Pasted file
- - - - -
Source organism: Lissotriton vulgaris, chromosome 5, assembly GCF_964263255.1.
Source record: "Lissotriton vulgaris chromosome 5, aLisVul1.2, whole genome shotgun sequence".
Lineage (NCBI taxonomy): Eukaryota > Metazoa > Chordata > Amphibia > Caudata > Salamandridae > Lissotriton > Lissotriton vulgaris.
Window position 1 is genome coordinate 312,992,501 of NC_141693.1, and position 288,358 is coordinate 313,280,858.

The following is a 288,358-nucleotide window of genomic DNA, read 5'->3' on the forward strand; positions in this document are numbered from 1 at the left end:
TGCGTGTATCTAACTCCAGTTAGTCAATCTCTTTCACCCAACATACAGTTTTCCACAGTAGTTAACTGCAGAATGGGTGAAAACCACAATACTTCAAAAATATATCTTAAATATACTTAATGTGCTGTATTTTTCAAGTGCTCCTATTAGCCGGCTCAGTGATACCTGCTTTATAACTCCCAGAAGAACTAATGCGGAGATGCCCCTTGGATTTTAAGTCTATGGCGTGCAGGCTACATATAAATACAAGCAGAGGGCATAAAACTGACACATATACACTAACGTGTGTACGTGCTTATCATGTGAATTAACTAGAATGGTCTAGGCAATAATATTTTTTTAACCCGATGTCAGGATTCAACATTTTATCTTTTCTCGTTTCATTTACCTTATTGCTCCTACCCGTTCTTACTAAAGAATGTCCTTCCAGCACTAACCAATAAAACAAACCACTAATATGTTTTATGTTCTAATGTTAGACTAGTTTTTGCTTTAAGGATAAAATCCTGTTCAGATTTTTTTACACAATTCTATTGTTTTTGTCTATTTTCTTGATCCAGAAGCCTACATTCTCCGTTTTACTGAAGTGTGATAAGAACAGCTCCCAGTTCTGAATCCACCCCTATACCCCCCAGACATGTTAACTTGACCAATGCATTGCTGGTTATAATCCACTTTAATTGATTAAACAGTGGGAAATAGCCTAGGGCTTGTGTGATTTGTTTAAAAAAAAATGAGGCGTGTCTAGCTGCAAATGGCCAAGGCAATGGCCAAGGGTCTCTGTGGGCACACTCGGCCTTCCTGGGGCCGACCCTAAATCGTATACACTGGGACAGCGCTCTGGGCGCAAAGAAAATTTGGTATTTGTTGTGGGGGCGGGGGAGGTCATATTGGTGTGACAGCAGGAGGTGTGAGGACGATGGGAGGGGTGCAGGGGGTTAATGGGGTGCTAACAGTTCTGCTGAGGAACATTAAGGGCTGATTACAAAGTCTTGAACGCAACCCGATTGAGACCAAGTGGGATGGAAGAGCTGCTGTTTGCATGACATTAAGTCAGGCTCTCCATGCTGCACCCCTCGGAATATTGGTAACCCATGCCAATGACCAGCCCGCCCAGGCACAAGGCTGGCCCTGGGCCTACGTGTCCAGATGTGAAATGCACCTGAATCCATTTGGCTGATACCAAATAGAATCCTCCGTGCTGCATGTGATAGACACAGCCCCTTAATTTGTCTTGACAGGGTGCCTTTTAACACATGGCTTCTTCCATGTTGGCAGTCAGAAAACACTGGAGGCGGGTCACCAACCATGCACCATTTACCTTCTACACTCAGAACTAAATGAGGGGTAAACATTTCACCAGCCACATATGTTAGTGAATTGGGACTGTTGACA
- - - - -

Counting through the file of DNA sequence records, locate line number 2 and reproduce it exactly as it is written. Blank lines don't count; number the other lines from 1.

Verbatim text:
Source record: "Lissotriton vulgaris chromosome 5, aLisVul1.2, whole genome shotgun sequence".